After somehow losing a human skeleton in transit, FedEx used perhaps the milquetoast possible way to apologize for the loss — a generic Twitter reply.
This bizarre story begins three year ago, when per an Atlanta Journal-Constitution investigation a Georgia medical examiner attempted to send the remains of one Jeffrey Merriweather to a lab in St. Louis to try to determine how he went from full-bodied shooting victim to skeleton in the span of two weeks.
The Fulton County Medical Examiner's Office attempted to send a box containing the 18.6-pound skeletal remains via FedEx, but it never arrived. According to Merriweather's mother, the debacle is "a nightmare you can’t wake up from."
The AJC wasn't quite able to figure out what exactly happened to the 32-year-old shooting victim's remains, and the only thing they were able to determine concretely was that a receipt was made out in a Georgia FedEx for $32 to send the roughly 18-pound package to Missouri before it disappeared in transit.
While FedEx did give a response to the Atlanta newspaper offering "thoughts and concerns" about the remains and a statement about why its service should not be used for human remains, it's unclear whether or not the company apologized directly to the Merriweather family — who, for their part, blame the medical examiner's office for the loss.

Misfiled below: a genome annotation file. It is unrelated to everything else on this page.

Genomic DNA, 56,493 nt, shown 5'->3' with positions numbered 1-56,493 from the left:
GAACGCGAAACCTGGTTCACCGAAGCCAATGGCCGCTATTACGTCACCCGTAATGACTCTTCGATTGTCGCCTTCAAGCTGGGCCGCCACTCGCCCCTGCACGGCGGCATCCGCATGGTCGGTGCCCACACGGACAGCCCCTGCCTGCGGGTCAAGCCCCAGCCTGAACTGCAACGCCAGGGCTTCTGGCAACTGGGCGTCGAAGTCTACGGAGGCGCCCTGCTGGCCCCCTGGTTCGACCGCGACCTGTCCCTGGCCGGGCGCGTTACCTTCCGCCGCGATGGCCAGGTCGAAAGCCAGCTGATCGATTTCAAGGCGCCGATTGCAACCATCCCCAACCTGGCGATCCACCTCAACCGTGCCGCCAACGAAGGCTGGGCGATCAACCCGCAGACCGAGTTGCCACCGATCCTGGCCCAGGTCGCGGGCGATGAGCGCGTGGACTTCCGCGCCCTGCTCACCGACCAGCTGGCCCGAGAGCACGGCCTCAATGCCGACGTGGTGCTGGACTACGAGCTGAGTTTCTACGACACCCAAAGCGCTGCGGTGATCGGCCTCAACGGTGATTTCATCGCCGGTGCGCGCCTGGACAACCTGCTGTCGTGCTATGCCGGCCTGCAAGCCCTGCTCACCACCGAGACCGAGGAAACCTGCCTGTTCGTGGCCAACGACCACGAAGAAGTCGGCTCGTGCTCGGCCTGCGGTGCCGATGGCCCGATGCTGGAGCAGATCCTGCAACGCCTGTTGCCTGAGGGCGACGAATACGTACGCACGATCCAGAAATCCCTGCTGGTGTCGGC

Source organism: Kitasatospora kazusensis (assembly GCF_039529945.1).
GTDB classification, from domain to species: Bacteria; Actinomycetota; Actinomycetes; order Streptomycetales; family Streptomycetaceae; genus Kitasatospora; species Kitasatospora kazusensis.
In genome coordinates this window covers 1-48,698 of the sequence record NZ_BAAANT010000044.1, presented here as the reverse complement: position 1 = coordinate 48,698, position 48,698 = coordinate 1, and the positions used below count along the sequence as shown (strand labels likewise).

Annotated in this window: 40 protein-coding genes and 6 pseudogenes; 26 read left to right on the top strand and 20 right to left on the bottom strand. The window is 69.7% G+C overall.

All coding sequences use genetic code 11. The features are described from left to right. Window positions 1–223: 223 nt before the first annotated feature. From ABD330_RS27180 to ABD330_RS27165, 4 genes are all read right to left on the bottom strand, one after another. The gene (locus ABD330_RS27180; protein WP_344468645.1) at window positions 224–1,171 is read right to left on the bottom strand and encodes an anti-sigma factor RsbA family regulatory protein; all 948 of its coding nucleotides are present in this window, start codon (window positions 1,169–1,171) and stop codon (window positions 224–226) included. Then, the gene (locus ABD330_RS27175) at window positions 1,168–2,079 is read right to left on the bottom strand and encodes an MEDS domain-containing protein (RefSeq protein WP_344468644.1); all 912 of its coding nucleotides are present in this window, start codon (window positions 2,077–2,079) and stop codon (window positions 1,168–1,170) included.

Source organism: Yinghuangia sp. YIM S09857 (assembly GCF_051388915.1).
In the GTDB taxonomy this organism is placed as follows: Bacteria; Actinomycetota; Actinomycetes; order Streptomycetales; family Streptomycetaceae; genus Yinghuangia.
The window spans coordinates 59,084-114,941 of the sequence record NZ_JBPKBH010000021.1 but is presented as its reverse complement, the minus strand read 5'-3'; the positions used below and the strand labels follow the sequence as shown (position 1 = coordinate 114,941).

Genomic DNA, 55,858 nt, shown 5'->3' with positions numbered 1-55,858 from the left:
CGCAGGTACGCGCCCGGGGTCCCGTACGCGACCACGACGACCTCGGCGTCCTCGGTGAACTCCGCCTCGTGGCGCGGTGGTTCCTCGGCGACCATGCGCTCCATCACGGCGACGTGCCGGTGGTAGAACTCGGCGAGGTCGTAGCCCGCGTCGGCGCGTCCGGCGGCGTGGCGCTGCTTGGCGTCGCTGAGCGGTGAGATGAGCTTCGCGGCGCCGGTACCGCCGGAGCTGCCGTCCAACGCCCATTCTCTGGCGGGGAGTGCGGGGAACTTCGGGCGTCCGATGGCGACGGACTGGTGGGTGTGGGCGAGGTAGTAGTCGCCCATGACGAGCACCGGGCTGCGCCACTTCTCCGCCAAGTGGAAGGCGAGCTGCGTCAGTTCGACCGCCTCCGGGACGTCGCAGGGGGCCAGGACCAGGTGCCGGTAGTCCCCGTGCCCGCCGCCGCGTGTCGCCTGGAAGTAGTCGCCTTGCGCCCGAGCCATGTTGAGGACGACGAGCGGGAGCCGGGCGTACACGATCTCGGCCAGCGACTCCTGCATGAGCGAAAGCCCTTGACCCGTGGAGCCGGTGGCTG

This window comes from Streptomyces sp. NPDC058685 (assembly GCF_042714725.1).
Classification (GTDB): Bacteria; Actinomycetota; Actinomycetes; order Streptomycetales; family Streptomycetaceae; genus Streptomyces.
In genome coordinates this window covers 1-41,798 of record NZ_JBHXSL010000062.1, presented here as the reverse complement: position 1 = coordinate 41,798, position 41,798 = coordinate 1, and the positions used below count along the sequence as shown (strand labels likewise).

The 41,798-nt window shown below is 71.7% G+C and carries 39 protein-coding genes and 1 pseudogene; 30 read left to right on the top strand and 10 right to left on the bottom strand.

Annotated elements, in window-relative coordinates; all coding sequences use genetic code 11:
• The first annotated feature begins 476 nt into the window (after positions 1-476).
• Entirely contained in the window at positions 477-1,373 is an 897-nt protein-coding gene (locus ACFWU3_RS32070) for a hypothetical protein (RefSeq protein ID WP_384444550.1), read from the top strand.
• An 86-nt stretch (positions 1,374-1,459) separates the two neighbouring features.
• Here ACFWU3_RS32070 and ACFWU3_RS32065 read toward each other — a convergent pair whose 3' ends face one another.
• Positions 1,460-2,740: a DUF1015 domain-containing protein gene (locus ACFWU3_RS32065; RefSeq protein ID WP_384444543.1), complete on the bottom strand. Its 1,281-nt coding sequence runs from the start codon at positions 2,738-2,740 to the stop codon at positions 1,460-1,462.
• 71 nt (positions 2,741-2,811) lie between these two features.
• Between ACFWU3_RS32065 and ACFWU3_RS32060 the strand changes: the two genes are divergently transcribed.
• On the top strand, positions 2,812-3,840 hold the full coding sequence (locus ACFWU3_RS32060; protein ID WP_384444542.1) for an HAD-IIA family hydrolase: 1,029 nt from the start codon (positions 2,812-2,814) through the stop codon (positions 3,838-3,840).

When the AJC tweeted the story out this past week, however, a FedEx employee who clearly monitors the company's feeds for mentions of the issue gave a jarringly stilted response.
"I am truly sorry you went through this experience," read the tweet from @FedExHelp. "Please send a direct message so I can continue assisting you."
Lots and lots of questions remain about this bizarre tale — including, chief of which, why the ME decided to send the skeletal remains via FedEx in the first place, which is reportedly not customary for these sorts of specimen transfers.
But for now, we at least know that whoever monitors FedEx's Twitter feed knows that the company lost a skeleton. And, heck, that's something.
READ MORE: Man’s body still missing 3 years after Georgia medical examiner shipped it via FedEx [Atlanta Journal-Constitution]
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